Spoilt Bastard's Christmas Carol is a solo work for harpsichord, which I wrote at the age of 23 during my first year at the Sibelius-Academy. The piece was composed for harpsichordist Ere Lievonen, whose exceptional technical abilities allowed me to write complex and technically challenging texture without any limits per se.
Looking at the score a couple decades after the piece was written I get the feeling that the first few bars of the piece bear some resemblance to the spirit of Alban Berg's Piano Sonata op. 1, which I was studying during the compositional process. However, the Bergian fourth-based harmonies of the beginning soon change towards free atonalism with the abundance of superimposed irregular rhythms.
Despite the general atonalism of the harmonic language, the interval fourth remains a fundamental thematic component for the piece, as the the long cantus firmus-like harmonic organ point h-e is sustained in the first manual using two weights, which keep the strings pressed down. During the 5-minute length of the piece the interval is repeated several times and goes through a harmonic progression from pure fourth to diminished fifth (h-f) and diminished fourth (h-eb) before returning to pure fourth. Thus, beneath its modernistic surface the piece executes a very simple tonal harmonic progression. If Spoilt Bastard's Christmas Carol was analyzed with Schenkerian method, I assume that this simple interval progression would probably be the ultimate reduction of the piece.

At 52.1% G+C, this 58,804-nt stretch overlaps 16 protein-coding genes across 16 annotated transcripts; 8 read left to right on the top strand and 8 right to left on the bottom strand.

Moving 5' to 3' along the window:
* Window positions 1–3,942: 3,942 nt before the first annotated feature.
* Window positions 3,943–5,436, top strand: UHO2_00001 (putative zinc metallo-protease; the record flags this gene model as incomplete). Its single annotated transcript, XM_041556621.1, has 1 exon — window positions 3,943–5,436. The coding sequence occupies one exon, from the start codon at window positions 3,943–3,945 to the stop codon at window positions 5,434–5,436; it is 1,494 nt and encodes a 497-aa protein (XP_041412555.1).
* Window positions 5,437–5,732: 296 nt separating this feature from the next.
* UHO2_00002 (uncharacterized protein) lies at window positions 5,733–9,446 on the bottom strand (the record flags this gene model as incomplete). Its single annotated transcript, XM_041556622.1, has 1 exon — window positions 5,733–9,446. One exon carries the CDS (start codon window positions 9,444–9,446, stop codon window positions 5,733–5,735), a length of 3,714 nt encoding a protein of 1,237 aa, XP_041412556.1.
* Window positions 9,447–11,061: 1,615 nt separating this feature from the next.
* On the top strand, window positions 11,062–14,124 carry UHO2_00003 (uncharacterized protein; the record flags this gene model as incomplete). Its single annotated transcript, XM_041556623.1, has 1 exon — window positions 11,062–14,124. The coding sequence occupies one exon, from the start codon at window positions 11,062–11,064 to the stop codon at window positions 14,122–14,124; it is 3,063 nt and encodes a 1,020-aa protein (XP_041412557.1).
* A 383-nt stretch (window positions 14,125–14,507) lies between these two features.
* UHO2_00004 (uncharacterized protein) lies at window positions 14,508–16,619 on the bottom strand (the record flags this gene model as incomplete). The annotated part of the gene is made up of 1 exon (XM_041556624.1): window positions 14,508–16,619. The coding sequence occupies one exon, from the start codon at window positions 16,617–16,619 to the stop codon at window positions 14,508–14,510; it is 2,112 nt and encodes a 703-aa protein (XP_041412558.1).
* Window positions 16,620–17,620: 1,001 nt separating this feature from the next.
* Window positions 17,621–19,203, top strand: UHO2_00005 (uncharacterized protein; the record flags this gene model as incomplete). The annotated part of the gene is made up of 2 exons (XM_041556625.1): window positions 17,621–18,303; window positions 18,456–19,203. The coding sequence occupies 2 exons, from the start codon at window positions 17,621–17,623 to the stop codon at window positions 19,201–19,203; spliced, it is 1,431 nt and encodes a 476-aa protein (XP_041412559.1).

Composing Spoilt Bastard's Christmas Carol was strongly motivated by the fact that Ensemble Ambrosius – a chamber group performing Frank Zappa and other contemporary music with Baroque instrument, in which both myself and Ere Lievonen played – needed new music. Spoilt Bastard's Christmas Carol was the opening piece of our first ever concert and stayed in our repertoire for two years.
The title of the work refers to the character Spoilt Bastard of the British comic magazine Viz, which became regular entertainment for me while living in Edinburgh (1993-94). In the script Spoilt Bastard's Christmas Carol (12/1996) the main character's poor mother ends up selling her kidney in order to be able to purhace her monstrous son a bicycle for a Christmas present. However, the color of the bike is wrong and mother's efforts come to nothing. The technically virtuosic and uncompromising nature of the harpsichord piece reflects the desperate efforts of Spoilt Bastard's mother to raise money for the eventually unsatisfying vehicle. (O.V. February 2019)